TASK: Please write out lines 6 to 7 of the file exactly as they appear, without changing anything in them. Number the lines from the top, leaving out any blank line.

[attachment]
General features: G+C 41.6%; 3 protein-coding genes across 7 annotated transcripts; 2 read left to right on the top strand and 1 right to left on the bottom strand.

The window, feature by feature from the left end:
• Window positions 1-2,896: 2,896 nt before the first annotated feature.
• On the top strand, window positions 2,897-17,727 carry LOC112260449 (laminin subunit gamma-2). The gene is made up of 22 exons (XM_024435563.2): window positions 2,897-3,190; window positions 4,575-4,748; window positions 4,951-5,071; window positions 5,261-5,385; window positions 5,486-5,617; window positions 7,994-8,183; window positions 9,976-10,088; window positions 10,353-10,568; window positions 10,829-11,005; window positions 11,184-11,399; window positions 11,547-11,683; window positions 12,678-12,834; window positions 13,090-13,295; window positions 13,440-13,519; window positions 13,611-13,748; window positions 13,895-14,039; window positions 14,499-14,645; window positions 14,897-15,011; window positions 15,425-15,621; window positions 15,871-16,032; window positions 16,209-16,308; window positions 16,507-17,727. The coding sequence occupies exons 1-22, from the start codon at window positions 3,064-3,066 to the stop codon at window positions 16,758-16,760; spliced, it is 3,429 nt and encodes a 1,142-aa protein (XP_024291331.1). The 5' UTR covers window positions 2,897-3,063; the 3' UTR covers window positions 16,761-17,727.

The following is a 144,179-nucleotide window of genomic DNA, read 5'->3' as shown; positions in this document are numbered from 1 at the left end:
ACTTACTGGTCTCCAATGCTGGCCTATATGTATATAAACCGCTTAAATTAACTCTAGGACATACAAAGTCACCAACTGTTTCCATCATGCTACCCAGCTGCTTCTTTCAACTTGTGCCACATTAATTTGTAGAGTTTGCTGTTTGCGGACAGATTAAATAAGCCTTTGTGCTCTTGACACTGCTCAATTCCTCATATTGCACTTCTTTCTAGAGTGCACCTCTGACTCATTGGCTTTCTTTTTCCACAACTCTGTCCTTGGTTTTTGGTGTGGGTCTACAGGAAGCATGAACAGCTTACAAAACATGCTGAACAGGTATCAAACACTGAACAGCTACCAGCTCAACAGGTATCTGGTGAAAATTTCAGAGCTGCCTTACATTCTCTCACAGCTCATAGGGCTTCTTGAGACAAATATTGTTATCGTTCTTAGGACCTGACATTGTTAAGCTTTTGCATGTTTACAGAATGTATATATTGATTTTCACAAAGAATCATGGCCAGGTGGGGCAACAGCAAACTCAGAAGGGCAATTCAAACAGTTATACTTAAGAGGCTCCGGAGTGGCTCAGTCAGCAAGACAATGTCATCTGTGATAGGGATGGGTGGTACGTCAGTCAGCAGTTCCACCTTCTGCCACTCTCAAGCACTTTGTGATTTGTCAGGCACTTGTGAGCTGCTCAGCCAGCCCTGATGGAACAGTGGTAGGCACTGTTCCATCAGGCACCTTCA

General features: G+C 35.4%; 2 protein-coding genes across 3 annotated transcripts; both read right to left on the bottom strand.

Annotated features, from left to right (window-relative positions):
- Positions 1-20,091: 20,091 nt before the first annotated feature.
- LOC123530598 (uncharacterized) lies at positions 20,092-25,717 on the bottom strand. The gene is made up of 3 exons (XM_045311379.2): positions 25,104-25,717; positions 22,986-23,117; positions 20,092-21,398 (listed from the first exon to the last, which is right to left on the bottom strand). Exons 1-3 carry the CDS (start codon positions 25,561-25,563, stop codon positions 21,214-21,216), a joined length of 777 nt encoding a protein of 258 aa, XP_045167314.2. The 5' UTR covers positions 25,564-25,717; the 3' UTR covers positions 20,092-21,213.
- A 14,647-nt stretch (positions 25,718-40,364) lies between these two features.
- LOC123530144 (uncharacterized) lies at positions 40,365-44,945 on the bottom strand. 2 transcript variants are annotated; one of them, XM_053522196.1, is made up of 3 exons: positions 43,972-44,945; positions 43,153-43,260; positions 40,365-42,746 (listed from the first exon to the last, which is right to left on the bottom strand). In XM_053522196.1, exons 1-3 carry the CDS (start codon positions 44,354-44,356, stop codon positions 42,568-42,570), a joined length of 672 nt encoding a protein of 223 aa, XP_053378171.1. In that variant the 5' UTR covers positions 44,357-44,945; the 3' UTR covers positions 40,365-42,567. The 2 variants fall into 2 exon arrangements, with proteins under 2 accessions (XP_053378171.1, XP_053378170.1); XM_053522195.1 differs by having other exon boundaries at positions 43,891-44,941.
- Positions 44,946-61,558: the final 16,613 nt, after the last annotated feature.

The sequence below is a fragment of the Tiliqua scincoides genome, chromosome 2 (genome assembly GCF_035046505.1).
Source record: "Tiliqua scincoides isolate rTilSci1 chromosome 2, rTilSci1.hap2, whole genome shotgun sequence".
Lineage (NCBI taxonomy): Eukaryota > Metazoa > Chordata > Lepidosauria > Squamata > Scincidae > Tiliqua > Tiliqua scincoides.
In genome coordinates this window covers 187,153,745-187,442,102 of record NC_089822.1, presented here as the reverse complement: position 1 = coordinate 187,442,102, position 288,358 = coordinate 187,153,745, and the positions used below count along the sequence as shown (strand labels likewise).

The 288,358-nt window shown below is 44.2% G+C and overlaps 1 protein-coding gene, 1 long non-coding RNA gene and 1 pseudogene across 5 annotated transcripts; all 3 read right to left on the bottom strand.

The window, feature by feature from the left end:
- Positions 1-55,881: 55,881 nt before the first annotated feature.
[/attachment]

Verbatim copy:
ACTTACTGGTCTCCAATGCTGGCCTATATGTATATAAACCGCTTAAATTAACTCTAGGACATACAAAGTCACCAACTGTTTCCATCATGCTACCCAGCTGCTTCTTTCAACTTGTGCCACATTAATTTGTAGAGTTTGCTGTTTGCGGACAGATTAAATAAGCCTTTGTGCTCTTGACACTGCTCAATTCCTCATATTGCACTTCTTTCTAGAGTGCACCTCTGACTCATTGGCTTTCTTTTTCCACAACTCTGTCCTTGGTTTTTGGTGTGGGTCTACAGGAAGCATGAACAGCTTACAAAACATGCTGAACAGGTATCAAACACTGAACAGCTACCAGCTCAACAGGTATCTGGTGAAAATTTCAGAGCTGCCTTACATTCTCTCACAGCTCATAGGGCTTCTTGAGACAAATATTGTTATCGTTCTTAGGACCTGACATTGTTAAGCTTTTGCATGTTTACAGAATGTATATATTGATTTTCACAAAGAATCATGGCCAGGTGGGGCAACAGCAAACTCAGAAGGGCAATTCAAACAGTTATACTTAAGAGGCTCCGGAGTGGCTCAGTCAGCAAGACAATGTCATCTGTGATAGGGATGGGTGGTACGTCAGTCAGCAGTTCCACCTTCTGCCACTCTCAAGCACTTTGTGATTTGTCAGGCACTTGTGAGCTGCTCAGCCAGCCCTGATGGAACAGTGGTAGGCACTGTTCCATCAGGCACCTTCA

General features: G+C 35.4%; 2 protein-coding genes across 3 annotated transcripts; both read right to left on the bottom strand.